WATERTOWN — The Black River Valley Club plans to create rental apartments on the under-used upper floors of its historic downtown building, in a venture with Purcell Construction Co. that will be introduced to club members tonight.
In a recent letter to its membership, the club announced its plan to form a partnership with the Watertown construction company, which would build market-rate apartments on the second and third floors of the 131 Washington St. building.
The club’s operations would be consolidated on the ground floor, which would be dedicated to club member use under the plan, said Paul A. Luck, president of the club’s board of governors. The floor would be renovated to include a new kitchen, event space and dining and meeting rooms. The historic character of the club’s grand foyer and entranceway would remain the same.
Mark S. Purcell, president of Purcell Construction and a longtime club member, helped develop the plan to reconfigure the structure, Mr. Luck said. The club, which has about 150 members, has occupied the building since 1904.
“Much of the space in the club is currently underused, and we wanted to explore how we could more effectively use that space and also provide a new Black River Valley Club environment,” Mr. Luck said. “We are looking at alternative uses of our space. Market-rate apartments are part of the need for downtown apartments, and we would be excited to be part of the renaissance of what Watertown is becoming. We have a unique opportunity to consider something that could be much bigger, and that would give us an opportunity to be an icon of the north country.”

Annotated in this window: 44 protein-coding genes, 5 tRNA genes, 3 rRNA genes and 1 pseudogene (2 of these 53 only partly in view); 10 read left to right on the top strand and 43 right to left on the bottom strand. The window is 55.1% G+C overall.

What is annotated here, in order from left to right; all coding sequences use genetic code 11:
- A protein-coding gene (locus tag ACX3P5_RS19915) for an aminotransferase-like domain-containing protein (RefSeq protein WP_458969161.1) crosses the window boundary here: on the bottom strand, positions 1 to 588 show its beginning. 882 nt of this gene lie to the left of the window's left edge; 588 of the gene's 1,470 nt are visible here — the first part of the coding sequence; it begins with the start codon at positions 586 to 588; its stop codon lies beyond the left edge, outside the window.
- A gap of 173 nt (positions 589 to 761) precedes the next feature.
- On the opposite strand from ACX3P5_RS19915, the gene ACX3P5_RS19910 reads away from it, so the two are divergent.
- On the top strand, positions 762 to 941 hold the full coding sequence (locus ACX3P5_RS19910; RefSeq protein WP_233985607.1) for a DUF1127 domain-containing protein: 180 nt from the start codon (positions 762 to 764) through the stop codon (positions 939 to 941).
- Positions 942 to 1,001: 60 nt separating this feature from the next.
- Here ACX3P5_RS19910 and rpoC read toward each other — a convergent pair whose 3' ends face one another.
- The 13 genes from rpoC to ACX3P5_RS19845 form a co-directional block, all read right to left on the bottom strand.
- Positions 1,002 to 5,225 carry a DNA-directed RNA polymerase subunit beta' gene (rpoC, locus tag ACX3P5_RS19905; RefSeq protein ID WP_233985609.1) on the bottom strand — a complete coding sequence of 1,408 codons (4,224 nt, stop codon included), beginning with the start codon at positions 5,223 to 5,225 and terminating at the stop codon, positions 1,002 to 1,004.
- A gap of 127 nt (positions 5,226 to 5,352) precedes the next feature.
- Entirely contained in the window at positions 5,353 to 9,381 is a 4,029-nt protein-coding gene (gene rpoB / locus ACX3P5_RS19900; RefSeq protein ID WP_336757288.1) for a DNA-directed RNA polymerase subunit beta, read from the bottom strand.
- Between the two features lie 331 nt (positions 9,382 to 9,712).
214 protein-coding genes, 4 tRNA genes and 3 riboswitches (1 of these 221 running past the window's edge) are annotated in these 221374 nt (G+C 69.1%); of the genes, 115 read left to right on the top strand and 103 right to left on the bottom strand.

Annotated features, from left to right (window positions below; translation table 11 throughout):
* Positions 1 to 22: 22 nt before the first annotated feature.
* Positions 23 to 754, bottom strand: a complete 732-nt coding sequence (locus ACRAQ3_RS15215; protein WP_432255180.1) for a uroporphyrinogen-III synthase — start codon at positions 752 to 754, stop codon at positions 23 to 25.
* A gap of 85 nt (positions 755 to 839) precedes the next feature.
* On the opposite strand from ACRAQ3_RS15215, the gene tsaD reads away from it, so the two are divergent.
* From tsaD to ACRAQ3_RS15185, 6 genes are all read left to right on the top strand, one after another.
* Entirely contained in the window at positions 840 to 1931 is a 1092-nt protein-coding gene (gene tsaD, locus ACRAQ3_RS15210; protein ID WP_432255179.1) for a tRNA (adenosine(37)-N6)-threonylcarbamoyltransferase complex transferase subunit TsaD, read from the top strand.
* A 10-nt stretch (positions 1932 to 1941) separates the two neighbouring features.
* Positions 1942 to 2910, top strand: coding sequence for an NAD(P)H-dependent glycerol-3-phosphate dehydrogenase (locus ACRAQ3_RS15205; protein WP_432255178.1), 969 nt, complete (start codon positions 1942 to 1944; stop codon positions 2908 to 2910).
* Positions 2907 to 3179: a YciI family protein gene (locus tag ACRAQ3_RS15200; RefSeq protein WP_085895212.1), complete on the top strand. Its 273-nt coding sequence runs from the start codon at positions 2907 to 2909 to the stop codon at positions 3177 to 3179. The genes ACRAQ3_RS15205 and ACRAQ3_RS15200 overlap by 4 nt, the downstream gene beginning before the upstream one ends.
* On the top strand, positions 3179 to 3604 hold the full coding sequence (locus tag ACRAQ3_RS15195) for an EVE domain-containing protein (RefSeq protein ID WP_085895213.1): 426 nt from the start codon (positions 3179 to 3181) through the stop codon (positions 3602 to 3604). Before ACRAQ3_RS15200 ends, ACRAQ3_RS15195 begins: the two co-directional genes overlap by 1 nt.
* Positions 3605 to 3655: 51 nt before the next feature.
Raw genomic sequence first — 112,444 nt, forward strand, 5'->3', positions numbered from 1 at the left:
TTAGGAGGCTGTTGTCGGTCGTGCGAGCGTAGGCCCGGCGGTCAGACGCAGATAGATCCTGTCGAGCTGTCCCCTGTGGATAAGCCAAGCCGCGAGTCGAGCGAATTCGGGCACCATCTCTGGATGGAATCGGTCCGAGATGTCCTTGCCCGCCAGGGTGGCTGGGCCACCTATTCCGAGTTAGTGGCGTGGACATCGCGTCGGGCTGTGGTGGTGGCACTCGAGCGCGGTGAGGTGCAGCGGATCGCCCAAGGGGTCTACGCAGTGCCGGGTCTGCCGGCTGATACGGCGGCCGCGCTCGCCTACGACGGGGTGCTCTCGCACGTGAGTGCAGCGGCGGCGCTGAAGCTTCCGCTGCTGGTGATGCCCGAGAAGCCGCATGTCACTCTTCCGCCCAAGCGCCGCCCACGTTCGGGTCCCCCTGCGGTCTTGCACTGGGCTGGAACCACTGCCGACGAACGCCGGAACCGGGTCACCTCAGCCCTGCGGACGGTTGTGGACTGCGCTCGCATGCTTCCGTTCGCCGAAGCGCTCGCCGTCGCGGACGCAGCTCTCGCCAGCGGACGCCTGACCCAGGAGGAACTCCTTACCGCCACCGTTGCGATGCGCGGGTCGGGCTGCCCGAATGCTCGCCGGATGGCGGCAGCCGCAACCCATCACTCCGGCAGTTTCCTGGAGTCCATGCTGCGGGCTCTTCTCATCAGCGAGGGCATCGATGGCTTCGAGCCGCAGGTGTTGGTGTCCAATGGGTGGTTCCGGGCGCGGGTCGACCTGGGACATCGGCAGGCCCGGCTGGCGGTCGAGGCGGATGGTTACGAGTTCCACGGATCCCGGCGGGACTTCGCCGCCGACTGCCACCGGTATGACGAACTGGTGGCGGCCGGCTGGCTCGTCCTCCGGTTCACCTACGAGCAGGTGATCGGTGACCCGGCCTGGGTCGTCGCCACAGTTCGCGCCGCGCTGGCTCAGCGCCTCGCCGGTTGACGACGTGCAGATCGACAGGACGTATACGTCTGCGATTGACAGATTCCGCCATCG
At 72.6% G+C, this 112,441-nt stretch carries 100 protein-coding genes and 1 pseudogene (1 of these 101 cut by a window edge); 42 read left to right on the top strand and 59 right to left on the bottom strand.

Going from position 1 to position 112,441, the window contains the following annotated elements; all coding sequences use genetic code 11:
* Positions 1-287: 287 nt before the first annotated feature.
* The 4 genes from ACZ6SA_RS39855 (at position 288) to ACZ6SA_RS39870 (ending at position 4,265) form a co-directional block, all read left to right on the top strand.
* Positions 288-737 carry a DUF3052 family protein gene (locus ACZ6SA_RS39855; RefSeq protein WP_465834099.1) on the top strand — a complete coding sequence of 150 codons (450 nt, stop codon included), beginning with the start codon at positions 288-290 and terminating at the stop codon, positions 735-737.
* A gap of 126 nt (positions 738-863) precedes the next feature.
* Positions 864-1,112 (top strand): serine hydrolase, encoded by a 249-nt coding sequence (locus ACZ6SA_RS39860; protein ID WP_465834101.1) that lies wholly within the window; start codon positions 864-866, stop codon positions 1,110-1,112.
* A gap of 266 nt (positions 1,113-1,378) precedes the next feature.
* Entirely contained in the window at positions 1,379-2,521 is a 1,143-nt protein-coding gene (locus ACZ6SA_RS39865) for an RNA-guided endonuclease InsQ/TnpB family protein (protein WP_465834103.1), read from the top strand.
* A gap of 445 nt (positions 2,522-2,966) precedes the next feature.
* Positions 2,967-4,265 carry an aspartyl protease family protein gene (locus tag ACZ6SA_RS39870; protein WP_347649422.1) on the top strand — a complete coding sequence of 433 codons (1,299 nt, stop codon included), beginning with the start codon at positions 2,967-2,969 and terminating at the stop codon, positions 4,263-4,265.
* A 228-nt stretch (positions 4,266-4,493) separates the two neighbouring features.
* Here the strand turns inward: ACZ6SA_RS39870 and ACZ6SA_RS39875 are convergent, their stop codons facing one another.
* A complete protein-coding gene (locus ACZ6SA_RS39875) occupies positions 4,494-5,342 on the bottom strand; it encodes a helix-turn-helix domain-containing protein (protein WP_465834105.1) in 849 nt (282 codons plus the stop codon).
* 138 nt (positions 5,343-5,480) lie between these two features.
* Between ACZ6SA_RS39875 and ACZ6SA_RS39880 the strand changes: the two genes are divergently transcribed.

Mr. Luck said the ownership structure of the club would change under the plan, but he declined to provide further details. He said details about the project, such as how many apartments would be built, are not yet available.
The board will seek feedback on the proposal from its members at its annual membership meeting today at 6 p.m., Mr. Luck said.
“This is still in the informal stages, and one of the purposes of our meeting is to solicit input from our membership base — this is their club,” he said.
Construction inside the building could begin as early as October under the plan, according to the membership letter. That timeline would enable the project to be completed by the fall of 2015.
The proposal comes at a time when the club has been challenged to increase revenue to maintain its building. Last summer, the club revised its membership structure to set lower fees for young members.
Mr. Purcell did not return calls seeking comment Monday and Tuesday.